By Giovanna Peebles
As a smart and engaged group of kids from Williamstown High School recently learned, archaeologists study people, not dinosaurs. The people are long gone, but clues to their lives remain in the ground.
To learn about past people, archaeologists study archaeological sites. Sites hold fragile clues of people’s lives, whether 13,000 years ago, or 100 years ago. Vermont’s Native American sites contain artifacts and cultural deposits, such as fire hearths, house floors, and garbage pits. These, in turn, contain charcoal for dating and all kinds of plant and animal remains so we can learn what people ate, the time of year they lived at the site, and the type of environment around the site.
Vermont has a vast array of Euro-American sites dating from the early 18th century on: military encampments, residential sites, many different industrial sites from mills to mines, schools, and many other types. These historic period sites hold the clues to people’s lives and to chapters of Vermont history that were poorly recorded, or not written about at all.
In the more than three decades that I have been Vermont State Archaeologist, we have uncovered extraordinary and unexpected information about Vermont’s long and rich history. To get the word out, we launched Vermont Archaeology Month many years ago. Always in September, Archaeology Month is THE time for Vermonters and visitors of all ages to dive into Vermont’s 13,000 years of history.
It’s more than just digging! Learn about archaeology, Vermont’s Native communities and traditions, nature and the environment, and much more at more than 40 interactive and educational events. Organized walks and talks, hands-on explorations, presentations and panels are available nearly every day.
If you’ve never visited some of these amazing places, Vermont Archaeology Month events provide a great excuse to visit the most pristine Revolutionary site in America, Mount Independence (in Orwell), the new Vermont Archaeology Heritage Center (in Barre), the Calvin Coolidge Homestead (in Plymouth Notch), the Missisquoi Delta in Swanton, Waterford, or Rochester (nestled deep in the Green Mountains). Take advantage of some unique experiences. Find a complete listing of all the many events in the Vermont Archaeology Month Calendar of Events at heritage.vermont.gov.
Here are just a few highlights that are coming right up here in central Vermont:
• Every Tuesday & Thursday in September, starting September 3, bring a bag lunch to the Vermont History Center in Barre and join us for informal conversations with various archaeologists via our program “So You Always Wanted to be an Archaeologist But Life Got In The Way: Stories from the Trenches.” Then stay for the Open House to explore the new Vermont Archaeology Heritage Center’s archaeology collections.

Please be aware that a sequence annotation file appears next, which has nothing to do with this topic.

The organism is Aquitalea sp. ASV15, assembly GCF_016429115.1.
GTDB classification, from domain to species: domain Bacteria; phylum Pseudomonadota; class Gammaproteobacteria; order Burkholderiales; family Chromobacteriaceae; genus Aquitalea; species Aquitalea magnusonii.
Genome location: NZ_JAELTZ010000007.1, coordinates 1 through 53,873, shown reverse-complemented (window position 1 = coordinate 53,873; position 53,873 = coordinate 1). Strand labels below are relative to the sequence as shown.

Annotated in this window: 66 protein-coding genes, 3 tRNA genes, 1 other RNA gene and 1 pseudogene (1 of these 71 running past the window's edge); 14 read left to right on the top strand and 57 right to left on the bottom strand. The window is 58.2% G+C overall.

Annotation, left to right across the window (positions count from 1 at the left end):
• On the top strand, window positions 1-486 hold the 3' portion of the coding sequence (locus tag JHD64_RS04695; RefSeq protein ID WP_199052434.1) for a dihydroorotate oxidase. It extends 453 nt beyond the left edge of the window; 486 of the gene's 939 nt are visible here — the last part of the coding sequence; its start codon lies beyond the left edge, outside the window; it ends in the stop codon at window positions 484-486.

• There’s a strong thread between the past and present day, which you can explore on Saturday, September 7 at the Vermont History Center in Barre. “People and Pottery: An Ancient and Intimate Relationship” features well-known Starksboro potter Robert Compton and experimental archaeologist Charlie Paquin talking about the 3,000-year-old, intimate relationship between people and pottery.
• On Sunday, September 8, also at the Vermont History Center in Barre, join us for “First Women’s Voices: Native American Women Speak About Their Experiences As First Women of Vermont.” Five Native American women speak about their experiences as “First Women” of Vermont, telling stories of their lives, the traditions they grew up in, and their varied experiences.
There are more great events coming up later in September, including “Lost and Re-found: Remembering the Long-Forgotten Patients at the Cemetery of the Vermont State Asylum for the Insane,” on Saturday, September 14.
I’ll be sharing more in the coming weeks about recent discoveries in Vermont archeology. Keep your eye on the Calendar for details!
Finally, we couldn’t get the word out during Vermont Archaeology Month without these generous sponsors: the National Park Service, U.S. Department of the Interior, the Vermont Division for Historic Preservation, the Vermont Agency of Commerce & Community Development, the Vermont Agency of Transportation, VSECU, The National Life Group, the Montpelier Heritage Group, Mimi Baird, and the many generous program hosts and presenters.
Giovanna Peebles serves as Vermont’s long-time State Archaeologist in the Vermont Division for Historic Preservation, National Life Building, Montpelier. She can be reached at email firstname.lastname@example.org; or call (802) 828-3050.